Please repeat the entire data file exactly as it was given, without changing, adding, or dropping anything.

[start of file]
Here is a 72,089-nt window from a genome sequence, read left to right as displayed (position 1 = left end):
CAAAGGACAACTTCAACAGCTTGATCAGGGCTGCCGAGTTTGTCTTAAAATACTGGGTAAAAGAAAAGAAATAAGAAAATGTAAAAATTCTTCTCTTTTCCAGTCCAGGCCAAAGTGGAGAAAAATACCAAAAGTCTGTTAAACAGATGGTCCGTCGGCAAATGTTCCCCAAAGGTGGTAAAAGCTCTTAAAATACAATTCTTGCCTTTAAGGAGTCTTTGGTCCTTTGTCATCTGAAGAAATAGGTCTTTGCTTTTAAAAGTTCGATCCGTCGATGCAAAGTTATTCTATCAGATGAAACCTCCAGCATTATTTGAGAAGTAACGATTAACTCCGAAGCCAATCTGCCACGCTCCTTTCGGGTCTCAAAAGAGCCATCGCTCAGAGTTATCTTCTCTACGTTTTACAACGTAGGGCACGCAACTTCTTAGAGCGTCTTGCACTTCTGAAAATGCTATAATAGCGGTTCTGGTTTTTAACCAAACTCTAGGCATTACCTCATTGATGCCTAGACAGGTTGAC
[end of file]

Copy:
Here is a 72,089-nt window from a genome sequence, read left to right as displayed (position 1 = left end):
CAAAGGACAACTTCAACAGCTTGATCAGGGCTGCCGAGTTTGTCTTAAAATACTGGGTAAAAGAAAAGAAATAAGAAAATGTAAAAATTCTTCTCTTTTCCAGTCCAGGCCAAAGTGGAGAAAAATACCAAAAGTCTGTTAAACAGATGGTCCGTCGGCAAATGTTCCCCAAAGGTGGTAAAAGCTCTTAAAATACAATTCTTGCCTTTAAGGAGTCTTTGGTCCTTTGTCATCTGAAGAAATAGGTCTTTGCTTTTAAAAGTTCGATCCGTCGATGCAAAGTTATTCTATCAGATGAAACCTCCAGCATTATTTGAGAAGTAACGATTAACTCCGAAGCCAATCTGCCACGCTCCTTTCGGGTCTCAAAAGAGCCATCGCTCAGAGTTATCTTCTCTACGTTTTACAACGTAGGGCACGCAACTTCTTAGAGCGTCTTGCACTTCTGAAAATGCTATAATAGCGGTTCTGGTTTTTAACCAAACTCTAGGCATTACCTCATTGATGCCTAGACAGGTTGAC